The NATO intelligence estimates and timetables for the southern Leine crossings were imprecise. 8th Guards Tank Division was already across the river by midnight and its lead combat elements had arrived at their advance departure areas southeast of Einbeck. 3rd Shock Army’s commander monitored their progress carefully, as well as the additional artillery and air defense batteries now approaching the Greene crossing. 8th Guards TD (Tank Division) was the linchpin of the coming attack. The Category A division was tasked with breaking through the Belgian defenses and reaching the Weser River in the vicinity of Hoxtel within 24 hours with 6th Guards TD supporting. By that point in time, at least one follow-on division was expected to have crossed the Leine and be ready for immediate commitment.
By 0100 it was becoming clear NATO was growing wise to the Soviet ruse. Reconnaissance aircraft had been reported in the vicinity of Greene and Freden. Radio traffic between NORTHAG headquarters and Brussels had spiked shortly before midnight and increased between NORTHAG and its divisions in the field shortly thereafter. The content of the radio traffic was unable to be determined. NATO comm lines at the army group level and above remained secure. Yet the amount of traffic, and where it was being directed revealed a lot. 3rd SA’s commander did not expect the ruse to last indefinitely. His opponents were no fools, as he had learned time and time again in the last 72 hours or so. However, he was confident the masquerade had remained in place long enough. NATO might be able to move a handful of reserve units east of the Weser to support the Belgians, but it would not be enough.
Back in the German Democratic Republic, General Boris Snetkov shared his subordinate’s assessment. And conclusion The Group of Soviet Forces Germany commander had calculated that a NATO discovery of the true Soviet intentions earlier than 1800 on D+16 would’ve been near disaster for the planned attack. As it stood, NATO’s intelligence epiphany had come too late. NORTHAG would not be able to properly reinforce and support the Belgian division west of Einbeck in time. The only factor still concerning Snetkov was the application of NATO airpower at first light. His air commanders had assured him there would be ample amounts of fighter cover and close air support. The general did not doubt the good intentions of his comrades in the air service. They would move mountains in order to make certain every available aircraft was available and tasked to support the advance on the Weser. But Snetkov was a realist and had begrudgingly accepted that his forces would fight under a NATO-controlled sky later that day, just as they had for days previous.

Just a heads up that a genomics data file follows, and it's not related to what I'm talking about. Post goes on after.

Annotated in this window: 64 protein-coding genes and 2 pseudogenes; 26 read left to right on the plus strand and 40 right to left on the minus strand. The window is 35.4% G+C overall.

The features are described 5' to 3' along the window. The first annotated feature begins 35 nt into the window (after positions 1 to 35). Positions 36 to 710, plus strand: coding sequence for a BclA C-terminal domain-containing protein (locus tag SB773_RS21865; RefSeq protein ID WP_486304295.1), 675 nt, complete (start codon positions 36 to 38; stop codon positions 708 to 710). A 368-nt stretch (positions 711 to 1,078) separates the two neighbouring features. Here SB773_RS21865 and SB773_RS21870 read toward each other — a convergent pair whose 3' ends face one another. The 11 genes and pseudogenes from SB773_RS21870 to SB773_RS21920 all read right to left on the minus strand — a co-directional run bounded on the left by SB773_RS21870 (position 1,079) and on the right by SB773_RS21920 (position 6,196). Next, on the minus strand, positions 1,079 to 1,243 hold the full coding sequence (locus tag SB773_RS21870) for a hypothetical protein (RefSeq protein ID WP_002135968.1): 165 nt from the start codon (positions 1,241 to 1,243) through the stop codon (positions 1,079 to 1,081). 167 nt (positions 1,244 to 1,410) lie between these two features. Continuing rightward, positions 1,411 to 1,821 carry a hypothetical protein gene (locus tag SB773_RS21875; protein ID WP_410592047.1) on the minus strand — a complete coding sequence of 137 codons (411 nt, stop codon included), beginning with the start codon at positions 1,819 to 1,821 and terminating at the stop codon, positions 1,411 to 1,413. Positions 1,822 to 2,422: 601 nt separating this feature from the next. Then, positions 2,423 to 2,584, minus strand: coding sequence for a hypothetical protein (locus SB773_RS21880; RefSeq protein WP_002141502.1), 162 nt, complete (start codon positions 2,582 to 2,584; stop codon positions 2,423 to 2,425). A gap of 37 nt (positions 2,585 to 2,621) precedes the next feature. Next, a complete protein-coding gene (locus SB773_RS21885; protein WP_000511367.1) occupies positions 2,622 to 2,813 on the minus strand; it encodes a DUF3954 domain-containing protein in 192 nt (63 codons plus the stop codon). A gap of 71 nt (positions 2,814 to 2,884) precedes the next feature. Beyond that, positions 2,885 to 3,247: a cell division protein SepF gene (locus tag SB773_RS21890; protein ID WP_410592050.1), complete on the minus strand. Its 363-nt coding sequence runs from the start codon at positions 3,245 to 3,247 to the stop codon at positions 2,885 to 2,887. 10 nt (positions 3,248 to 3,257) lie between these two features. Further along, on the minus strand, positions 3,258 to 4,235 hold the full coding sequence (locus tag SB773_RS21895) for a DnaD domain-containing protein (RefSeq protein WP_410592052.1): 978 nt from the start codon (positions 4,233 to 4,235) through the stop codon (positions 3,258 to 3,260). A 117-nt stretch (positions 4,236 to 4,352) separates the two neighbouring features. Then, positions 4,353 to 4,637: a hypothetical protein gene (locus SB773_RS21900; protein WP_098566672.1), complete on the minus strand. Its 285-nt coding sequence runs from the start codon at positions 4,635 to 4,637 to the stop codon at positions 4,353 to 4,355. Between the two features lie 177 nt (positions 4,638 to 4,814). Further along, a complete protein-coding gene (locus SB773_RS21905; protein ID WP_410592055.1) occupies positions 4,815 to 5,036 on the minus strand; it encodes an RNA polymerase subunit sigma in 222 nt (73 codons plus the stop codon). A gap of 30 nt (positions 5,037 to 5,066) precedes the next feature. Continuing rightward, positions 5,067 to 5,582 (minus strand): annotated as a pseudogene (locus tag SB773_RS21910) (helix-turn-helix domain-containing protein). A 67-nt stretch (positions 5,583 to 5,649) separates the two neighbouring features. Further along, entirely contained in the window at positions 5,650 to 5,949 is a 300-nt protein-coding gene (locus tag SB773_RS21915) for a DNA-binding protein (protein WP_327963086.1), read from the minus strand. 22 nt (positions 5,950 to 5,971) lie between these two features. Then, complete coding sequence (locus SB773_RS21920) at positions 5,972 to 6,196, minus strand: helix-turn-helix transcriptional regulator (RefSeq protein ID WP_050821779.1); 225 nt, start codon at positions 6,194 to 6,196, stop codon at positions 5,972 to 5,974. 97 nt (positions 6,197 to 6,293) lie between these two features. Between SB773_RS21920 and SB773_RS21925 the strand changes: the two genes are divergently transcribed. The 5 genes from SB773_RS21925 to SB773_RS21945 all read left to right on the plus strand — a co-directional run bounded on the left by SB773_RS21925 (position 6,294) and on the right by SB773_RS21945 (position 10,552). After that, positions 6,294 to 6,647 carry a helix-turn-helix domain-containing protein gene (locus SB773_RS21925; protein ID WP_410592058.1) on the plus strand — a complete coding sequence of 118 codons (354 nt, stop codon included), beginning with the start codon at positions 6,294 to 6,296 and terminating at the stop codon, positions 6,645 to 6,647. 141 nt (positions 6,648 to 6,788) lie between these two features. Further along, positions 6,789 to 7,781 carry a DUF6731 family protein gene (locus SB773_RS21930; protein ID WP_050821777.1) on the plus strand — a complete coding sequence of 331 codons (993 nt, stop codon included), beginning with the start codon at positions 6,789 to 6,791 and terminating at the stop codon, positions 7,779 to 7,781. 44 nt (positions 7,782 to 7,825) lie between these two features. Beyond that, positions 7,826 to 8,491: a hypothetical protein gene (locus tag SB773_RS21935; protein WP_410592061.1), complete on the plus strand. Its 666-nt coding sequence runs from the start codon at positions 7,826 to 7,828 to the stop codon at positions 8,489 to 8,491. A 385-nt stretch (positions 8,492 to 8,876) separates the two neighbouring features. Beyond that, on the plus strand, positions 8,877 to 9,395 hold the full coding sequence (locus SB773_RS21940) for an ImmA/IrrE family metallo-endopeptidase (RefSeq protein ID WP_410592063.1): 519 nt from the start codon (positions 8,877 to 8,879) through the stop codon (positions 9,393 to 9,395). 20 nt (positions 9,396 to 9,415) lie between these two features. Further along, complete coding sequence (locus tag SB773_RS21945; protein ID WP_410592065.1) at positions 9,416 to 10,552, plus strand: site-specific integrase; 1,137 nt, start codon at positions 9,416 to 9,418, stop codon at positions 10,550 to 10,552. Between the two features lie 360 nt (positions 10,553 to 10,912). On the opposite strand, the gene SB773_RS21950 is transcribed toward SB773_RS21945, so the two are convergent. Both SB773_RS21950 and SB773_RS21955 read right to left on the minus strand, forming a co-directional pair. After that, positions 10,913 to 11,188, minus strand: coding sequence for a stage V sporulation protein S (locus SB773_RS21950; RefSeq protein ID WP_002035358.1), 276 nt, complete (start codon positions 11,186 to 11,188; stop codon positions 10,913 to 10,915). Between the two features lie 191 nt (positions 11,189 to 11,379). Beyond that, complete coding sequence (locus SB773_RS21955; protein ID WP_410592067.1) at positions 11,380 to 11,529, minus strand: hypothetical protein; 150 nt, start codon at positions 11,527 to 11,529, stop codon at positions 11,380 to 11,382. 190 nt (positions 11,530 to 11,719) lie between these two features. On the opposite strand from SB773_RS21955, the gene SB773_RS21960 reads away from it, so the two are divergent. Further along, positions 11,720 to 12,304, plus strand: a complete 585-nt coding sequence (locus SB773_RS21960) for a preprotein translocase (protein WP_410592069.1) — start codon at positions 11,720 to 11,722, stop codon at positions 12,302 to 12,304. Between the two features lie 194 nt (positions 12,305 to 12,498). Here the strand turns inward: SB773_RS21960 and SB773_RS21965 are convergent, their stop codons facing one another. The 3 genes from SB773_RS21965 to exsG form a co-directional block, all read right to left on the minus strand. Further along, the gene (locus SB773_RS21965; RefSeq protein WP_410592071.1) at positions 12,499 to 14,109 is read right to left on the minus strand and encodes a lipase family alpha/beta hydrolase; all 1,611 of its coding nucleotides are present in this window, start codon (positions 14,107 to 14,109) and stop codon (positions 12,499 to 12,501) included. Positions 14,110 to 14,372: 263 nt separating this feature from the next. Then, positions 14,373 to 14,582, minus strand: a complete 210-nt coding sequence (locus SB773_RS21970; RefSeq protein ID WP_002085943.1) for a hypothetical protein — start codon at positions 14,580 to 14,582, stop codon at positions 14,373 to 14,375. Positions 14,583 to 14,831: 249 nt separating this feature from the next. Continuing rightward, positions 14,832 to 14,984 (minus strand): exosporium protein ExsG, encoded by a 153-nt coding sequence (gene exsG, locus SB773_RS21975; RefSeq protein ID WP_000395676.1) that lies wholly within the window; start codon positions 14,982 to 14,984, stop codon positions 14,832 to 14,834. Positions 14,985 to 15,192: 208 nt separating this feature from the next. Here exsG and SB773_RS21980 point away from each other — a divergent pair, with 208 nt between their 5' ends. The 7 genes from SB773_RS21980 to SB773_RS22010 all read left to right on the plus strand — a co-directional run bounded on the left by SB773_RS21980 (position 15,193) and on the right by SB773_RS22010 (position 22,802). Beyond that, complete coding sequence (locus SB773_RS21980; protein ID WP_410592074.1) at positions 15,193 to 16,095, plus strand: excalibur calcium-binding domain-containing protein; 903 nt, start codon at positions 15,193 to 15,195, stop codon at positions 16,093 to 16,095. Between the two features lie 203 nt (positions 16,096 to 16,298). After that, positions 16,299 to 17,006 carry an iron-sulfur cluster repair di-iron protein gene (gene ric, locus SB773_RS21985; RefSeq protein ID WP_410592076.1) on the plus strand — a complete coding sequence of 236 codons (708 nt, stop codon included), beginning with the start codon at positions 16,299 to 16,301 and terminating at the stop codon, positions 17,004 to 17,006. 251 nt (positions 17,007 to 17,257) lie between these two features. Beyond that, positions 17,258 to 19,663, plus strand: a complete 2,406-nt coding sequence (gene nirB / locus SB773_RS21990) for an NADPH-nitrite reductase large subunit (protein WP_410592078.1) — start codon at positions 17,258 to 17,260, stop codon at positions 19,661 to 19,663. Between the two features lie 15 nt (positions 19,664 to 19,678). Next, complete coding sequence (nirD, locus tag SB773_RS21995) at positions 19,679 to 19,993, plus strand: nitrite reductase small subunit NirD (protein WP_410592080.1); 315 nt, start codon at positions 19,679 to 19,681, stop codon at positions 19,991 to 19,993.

But wars are never decided in the air and this fact held true for the present conflict. NATO was ahead in the air and causing headaches for Soviet commanders from Stendal to Bad Salzdetfurth. Despite the headaches, damage and delays inflicted by the NATO air forces, the armies of the Soviet Union and their Warsaw Pact allies continued to advance went towards the Rhine each day.
D+16 would be a continuation of that effort. The attack was set to go off at 0600.